Monkey Patched Hacking of SharePoint’s UI JavaScript

I need a little break from the JavaScript tutorials, so today I’m going to write something fun you can file under ‘necessity is the mother of invention’. Understand that what follows is not future proof and that it behaves differently in different versions of SharePoint. However, it is mostly the same between SharePoint 2010 and SharePoint 2013…

One of the holes in SharePoint’s JavaScript libraries is the lack of a direct ability to react to a user’s activities related to list items and forms. There are times when you may need to know that a user is viewing or manipulating items without resorting to server-side code. Fortunately, most of the time it is easy to hijack calls to the built-in JavaScript and insert code that does whatever you need. In one of my apps I use this technique to redirect to custom forms. This lets me leverage the stock list views but use custom list forms with no server-side footprint. Note that there are supported alternatives to this technique; you can specify custom forms for a content type via the server and client object models, but I had some special requirements that made those options less than desirable.


SharePoint includes a file named init.js that contains a number of interesting functions that can be hijacked via a monkey patch. As you learned in JavaScript for the C# Developer Part 3 – Functions, JavaScript lets you treat functions just like any other type of variable. As a result you can change a function’s implementation by assigning a new function to the original function name. I explained this concept more fully in the post Monkey Patching and SharePoint / Office 365.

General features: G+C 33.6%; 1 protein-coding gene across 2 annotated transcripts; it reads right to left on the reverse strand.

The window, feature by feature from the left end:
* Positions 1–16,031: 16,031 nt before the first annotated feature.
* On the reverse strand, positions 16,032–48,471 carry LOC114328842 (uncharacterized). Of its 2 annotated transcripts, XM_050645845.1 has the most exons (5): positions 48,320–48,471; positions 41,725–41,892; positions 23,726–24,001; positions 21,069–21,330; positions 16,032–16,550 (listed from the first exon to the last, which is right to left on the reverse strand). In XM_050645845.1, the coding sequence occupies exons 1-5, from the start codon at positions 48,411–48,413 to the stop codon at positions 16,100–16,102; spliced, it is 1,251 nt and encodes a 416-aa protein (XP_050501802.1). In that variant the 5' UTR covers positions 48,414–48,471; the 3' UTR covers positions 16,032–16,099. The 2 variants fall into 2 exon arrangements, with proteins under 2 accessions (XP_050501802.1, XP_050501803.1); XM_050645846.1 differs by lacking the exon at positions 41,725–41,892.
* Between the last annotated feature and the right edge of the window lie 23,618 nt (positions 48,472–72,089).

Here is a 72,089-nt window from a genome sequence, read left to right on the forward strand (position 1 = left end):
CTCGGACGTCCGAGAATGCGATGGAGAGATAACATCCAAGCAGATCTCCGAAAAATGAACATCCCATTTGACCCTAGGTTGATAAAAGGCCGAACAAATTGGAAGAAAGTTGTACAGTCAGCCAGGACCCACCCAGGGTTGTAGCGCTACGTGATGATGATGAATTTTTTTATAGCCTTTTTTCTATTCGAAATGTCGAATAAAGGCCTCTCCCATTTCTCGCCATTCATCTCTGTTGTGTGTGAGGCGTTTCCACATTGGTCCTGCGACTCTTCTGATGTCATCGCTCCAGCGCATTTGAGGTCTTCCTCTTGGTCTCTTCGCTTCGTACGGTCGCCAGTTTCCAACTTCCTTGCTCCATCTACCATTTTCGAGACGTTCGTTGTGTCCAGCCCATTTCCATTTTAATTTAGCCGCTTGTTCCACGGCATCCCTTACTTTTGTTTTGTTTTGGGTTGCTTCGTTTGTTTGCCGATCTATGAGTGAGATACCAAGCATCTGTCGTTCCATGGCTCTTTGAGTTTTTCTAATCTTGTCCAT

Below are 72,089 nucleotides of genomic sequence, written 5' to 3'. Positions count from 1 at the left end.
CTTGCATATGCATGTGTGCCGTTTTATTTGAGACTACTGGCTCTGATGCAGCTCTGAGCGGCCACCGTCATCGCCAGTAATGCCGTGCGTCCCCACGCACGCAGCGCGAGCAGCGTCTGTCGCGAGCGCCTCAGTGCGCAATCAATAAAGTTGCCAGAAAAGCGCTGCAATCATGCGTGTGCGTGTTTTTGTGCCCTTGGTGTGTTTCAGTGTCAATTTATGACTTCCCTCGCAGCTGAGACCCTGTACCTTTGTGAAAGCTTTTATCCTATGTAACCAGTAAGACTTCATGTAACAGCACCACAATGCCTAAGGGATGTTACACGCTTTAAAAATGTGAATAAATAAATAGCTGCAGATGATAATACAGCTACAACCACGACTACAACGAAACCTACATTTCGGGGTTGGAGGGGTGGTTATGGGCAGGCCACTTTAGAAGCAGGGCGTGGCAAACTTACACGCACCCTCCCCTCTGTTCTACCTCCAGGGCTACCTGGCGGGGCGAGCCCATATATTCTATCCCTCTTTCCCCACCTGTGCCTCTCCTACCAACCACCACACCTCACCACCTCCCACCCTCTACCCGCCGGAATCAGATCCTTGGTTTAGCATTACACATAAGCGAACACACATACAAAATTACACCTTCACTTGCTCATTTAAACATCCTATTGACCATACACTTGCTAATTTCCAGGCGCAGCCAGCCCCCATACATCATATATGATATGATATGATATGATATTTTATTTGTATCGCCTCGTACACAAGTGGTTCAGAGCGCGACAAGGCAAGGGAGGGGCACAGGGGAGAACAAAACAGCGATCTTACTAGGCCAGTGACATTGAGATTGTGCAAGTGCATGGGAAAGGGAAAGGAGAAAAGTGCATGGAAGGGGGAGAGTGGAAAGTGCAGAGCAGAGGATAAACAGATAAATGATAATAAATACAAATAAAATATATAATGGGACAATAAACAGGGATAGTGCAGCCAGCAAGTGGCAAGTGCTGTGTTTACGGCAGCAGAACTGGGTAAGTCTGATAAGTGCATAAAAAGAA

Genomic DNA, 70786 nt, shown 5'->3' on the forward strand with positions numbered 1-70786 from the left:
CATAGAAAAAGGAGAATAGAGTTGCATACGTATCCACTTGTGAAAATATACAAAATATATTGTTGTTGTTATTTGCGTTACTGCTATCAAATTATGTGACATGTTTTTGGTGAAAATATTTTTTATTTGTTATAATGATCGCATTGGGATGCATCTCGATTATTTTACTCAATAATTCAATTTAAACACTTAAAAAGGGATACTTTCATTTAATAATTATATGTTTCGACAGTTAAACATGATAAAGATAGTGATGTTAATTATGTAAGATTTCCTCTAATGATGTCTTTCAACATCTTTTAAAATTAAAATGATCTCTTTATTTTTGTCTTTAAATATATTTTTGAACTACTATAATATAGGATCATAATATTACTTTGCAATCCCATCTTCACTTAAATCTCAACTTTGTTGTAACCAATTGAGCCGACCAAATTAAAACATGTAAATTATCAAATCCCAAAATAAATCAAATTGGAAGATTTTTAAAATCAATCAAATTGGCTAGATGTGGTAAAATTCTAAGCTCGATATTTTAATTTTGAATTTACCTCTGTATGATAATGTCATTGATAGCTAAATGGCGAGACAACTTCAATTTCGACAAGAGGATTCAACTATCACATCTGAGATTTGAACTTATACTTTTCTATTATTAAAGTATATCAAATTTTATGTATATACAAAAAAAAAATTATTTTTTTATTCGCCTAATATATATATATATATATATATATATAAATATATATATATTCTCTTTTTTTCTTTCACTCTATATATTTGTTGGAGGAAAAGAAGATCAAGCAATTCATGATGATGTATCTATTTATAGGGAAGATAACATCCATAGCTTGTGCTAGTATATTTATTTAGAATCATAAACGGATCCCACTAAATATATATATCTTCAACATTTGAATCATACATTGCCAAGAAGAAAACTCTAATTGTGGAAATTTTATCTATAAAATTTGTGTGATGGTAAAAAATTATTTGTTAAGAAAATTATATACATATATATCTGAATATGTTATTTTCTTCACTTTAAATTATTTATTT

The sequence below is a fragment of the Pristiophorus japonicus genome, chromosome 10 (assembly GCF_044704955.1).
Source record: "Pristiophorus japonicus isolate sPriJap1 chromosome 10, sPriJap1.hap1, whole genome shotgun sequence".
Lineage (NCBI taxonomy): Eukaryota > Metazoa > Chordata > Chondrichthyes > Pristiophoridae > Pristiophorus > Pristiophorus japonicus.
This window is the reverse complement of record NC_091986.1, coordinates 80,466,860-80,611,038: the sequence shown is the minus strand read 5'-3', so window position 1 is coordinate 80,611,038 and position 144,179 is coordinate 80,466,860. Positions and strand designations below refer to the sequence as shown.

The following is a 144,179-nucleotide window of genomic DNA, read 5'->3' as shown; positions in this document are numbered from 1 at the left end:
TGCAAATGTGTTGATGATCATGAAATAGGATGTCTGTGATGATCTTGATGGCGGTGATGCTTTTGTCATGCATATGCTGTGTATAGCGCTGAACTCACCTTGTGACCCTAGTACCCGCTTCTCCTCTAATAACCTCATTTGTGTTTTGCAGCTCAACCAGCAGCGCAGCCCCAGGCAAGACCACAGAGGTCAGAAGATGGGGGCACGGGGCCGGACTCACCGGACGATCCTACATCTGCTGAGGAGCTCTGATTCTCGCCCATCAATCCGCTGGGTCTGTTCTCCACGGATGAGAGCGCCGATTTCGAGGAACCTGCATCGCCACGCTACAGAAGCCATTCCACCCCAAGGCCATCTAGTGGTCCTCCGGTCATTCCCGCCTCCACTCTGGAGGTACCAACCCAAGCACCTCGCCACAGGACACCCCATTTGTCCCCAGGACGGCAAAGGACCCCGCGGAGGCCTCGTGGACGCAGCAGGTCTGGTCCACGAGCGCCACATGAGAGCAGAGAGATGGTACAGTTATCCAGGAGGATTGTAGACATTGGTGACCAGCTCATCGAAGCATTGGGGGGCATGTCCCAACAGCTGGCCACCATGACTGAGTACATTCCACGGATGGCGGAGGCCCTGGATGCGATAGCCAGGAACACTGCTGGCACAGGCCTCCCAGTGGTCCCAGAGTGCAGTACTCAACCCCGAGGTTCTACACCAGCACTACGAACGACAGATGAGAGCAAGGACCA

Here are the user interface elements and the useful functions they call that I have used this technique to intercept. Be advised that, unfortunately, there are some edge cases, like the infernal calendar view, that do things differently.

  • Edit Item ribbon button – STSNavigateWithCheckoutAlert
  • New Item ribbon button – NewItem2
  • Add link in list views – NewItem2
  • Item links in list views – EditLink2
  • Edit Properties ribbon button in document libraries and edit control block – EditItemWithCheckoutAlert
  • View Properties/View Item ribbon button and edit control block – EditItem2
  • Upload ribbon button in document libraries – EditItem2
  • Add Document link – NewItem2


Here is an example in a document library view in SharePoint 2013 Preview. I used a content editor web part to contain the following script (

When I select a document and click Edit Properties an alert displays before executing the original function.

If I view the properties the alert for EditItem2 displays.


Be careful with this technique. If you use it, be prepared to change when you upgrade to SharePoint 2016.


Author: Doug Ware